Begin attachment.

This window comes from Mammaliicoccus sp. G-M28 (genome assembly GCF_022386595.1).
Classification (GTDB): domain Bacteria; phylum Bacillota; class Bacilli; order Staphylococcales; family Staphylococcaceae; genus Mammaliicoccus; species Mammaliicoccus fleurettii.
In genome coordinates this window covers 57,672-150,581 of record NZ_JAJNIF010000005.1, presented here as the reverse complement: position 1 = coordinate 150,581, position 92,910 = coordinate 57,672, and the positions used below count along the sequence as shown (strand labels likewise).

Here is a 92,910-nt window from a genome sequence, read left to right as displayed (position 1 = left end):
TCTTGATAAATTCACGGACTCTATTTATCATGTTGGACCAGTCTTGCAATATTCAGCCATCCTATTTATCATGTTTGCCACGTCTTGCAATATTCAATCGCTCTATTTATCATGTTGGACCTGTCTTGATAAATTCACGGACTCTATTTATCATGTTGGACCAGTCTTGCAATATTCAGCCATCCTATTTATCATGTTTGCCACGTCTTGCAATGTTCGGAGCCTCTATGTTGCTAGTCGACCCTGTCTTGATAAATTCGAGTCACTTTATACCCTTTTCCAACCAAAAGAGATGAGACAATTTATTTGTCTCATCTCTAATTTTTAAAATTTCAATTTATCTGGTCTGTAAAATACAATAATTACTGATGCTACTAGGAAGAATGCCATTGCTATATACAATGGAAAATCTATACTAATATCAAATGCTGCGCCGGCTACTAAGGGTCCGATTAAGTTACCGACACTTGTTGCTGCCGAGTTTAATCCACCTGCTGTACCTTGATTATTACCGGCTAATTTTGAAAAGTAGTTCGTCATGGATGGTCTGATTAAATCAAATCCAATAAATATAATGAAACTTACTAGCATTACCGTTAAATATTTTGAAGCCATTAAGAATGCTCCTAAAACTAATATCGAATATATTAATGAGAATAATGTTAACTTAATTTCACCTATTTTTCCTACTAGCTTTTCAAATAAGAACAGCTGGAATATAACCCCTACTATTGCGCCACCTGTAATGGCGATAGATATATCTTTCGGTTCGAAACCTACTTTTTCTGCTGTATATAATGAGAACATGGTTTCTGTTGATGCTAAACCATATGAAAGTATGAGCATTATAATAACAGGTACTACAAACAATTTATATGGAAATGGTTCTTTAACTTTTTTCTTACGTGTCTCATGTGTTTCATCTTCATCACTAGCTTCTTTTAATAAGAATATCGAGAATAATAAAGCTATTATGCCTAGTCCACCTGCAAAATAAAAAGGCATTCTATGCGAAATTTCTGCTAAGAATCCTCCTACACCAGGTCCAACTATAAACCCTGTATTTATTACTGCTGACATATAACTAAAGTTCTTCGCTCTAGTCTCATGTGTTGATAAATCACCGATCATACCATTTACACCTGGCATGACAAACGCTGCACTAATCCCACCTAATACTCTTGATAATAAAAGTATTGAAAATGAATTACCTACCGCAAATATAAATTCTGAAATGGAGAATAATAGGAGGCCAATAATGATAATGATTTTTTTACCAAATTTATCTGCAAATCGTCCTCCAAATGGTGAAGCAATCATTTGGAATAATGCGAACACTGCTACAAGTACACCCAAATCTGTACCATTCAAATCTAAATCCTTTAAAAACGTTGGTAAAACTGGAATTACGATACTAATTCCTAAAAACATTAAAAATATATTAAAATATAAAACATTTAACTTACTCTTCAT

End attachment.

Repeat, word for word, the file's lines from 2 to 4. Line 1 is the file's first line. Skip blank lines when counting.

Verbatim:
Classification (GTDB): domain Bacteria; phylum Bacillota; class Bacilli; order Staphylococcales; family Staphylococcaceae; genus Mammaliicoccus; species Mammaliicoccus fleurettii.
In genome coordinates this window covers 57,672-150,581 of record NZ_JAJNIF010000005.1, presented here as the reverse complement: position 1 = coordinate 150,581, position 92,910 = coordinate 57,672, and the positions used below count along the sequence as shown (strand labels likewise).

Here is a 92,910-nt window from a genome sequence, read left to right as displayed (position 1 = left end):